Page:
LONDON - British Prime Minister Boris Johnson said on Monday everyone in England will be able to take a COVID-19 test twice a week in a new drive to track the pandemic as society reopens and the vaccine rollout continues at its rapid rate.
Johnson, who is expected to confirm plans to relaunch international travel and open sections of the economy later on Monday, said the new mass testing programme would break the chain of transmissions and spot cases without symptoms.
As much of Europe enters new lockdowns to tackle surging cases, Johnson has set out a staggered plan to ease restrictions in the coming months, a huge boost for one of the worst-hit countries during the pandemic.
"As we continue to make good progress on our vaccine programme and with our roadmap to cautiously easing restrictions underway, regular rapid testing is even more important to make sure those efforts are not wasted," Johnson said in a statement.
Junior health minister Edward Argar said the tests would be sent to homes or businesses, or picked up from pharmacies or test centres. He said he was confident people would isolate.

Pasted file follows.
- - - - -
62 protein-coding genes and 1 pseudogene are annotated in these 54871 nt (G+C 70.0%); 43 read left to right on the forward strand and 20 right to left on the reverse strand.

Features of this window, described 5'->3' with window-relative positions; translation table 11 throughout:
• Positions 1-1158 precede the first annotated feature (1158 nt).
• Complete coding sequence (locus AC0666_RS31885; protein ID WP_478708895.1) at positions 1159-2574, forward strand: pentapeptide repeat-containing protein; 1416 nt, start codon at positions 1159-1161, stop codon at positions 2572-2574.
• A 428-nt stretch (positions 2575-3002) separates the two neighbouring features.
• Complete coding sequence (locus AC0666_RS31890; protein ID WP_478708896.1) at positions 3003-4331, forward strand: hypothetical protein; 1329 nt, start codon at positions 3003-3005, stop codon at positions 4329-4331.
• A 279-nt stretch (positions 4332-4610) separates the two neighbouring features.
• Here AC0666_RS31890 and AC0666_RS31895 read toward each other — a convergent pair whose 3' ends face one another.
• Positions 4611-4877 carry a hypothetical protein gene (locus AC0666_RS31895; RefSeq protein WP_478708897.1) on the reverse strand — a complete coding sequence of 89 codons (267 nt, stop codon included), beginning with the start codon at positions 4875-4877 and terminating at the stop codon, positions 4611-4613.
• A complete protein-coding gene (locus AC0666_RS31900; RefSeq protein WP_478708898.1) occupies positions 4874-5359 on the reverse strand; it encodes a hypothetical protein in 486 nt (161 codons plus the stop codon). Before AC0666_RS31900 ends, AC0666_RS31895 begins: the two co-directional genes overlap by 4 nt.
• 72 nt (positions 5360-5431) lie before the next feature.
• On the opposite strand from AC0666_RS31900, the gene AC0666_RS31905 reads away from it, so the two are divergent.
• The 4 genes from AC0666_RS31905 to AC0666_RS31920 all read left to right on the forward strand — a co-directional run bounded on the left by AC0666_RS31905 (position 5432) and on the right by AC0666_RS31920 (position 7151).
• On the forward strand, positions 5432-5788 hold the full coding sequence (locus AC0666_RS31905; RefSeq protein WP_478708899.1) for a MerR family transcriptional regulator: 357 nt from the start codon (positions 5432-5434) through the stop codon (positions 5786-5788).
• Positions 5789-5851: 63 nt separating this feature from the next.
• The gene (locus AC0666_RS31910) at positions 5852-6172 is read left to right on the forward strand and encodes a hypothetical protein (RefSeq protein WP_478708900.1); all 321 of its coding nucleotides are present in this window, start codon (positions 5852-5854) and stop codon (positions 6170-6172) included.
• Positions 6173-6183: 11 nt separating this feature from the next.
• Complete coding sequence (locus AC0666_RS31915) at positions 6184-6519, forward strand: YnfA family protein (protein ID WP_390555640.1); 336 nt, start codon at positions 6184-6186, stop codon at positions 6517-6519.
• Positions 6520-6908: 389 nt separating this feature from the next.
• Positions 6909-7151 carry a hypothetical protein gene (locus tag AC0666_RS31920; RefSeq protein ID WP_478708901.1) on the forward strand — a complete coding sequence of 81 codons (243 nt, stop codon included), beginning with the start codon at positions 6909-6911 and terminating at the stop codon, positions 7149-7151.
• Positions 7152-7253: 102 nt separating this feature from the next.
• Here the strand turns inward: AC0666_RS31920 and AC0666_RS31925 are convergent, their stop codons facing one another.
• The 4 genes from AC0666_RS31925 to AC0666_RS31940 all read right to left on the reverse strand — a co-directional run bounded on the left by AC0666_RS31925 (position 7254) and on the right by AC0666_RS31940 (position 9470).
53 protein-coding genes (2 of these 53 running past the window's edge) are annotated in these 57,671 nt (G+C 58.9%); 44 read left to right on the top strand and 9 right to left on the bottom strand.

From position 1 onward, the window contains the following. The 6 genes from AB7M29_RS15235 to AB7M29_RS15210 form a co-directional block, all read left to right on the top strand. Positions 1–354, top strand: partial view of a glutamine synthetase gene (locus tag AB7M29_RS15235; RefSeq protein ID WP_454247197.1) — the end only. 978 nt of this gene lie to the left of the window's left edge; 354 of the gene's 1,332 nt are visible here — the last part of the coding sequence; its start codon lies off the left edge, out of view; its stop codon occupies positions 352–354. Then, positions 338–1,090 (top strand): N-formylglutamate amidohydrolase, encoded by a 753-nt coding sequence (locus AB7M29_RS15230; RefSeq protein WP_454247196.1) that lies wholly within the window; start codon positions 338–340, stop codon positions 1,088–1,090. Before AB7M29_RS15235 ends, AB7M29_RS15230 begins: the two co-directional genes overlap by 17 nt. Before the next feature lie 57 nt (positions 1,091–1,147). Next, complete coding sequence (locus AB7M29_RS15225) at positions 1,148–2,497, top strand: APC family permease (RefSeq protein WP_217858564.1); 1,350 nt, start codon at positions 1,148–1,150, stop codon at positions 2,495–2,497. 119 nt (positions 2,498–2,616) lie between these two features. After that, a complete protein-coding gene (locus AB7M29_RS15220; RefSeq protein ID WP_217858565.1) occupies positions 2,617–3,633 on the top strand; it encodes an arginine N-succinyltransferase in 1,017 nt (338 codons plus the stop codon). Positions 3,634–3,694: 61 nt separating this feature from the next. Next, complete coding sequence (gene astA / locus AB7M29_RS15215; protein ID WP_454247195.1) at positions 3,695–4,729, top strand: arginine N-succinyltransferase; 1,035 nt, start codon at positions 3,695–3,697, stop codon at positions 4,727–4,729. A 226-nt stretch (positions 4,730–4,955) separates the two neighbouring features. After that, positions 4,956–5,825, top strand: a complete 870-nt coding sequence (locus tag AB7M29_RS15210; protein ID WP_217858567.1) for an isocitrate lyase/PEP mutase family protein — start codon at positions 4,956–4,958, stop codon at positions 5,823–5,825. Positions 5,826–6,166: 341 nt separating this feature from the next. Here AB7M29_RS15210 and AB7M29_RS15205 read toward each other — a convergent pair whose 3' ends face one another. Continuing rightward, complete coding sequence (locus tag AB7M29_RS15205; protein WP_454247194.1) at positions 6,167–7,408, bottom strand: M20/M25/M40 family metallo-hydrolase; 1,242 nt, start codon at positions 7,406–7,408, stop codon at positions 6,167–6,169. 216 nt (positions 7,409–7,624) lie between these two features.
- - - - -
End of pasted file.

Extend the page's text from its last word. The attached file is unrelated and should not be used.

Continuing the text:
"People are doing the right thing," he told Sky News.
The increased testing will help health officials to track the pandemic as the country slowly reopens from a strict four-month lockdown.
Johnson is expected to confirm that all retail, outdoor hospitality and hairdressers can reopen on April 12 in England, while a traffic-light system for countries based on infection and vaccination levels will be used for international travel.
Vaccine passports are also being trial led for mass events.
Under the current plan international travel will not resume until May 17 at the earliest. The Financial Times said Johnson was not expected to set out a specific timeframe.
Scotland, Wales and Northern Ireland are following their own, similar paths out of a strict lockdown that was imposed at the beginning of this year.
Britain is able to pursue a recovery after it gave AstraZeneca and Pfizer shots to well over half the adult population. A reopening of schools in March has also not yet led to a spike in cases, despite increased testing.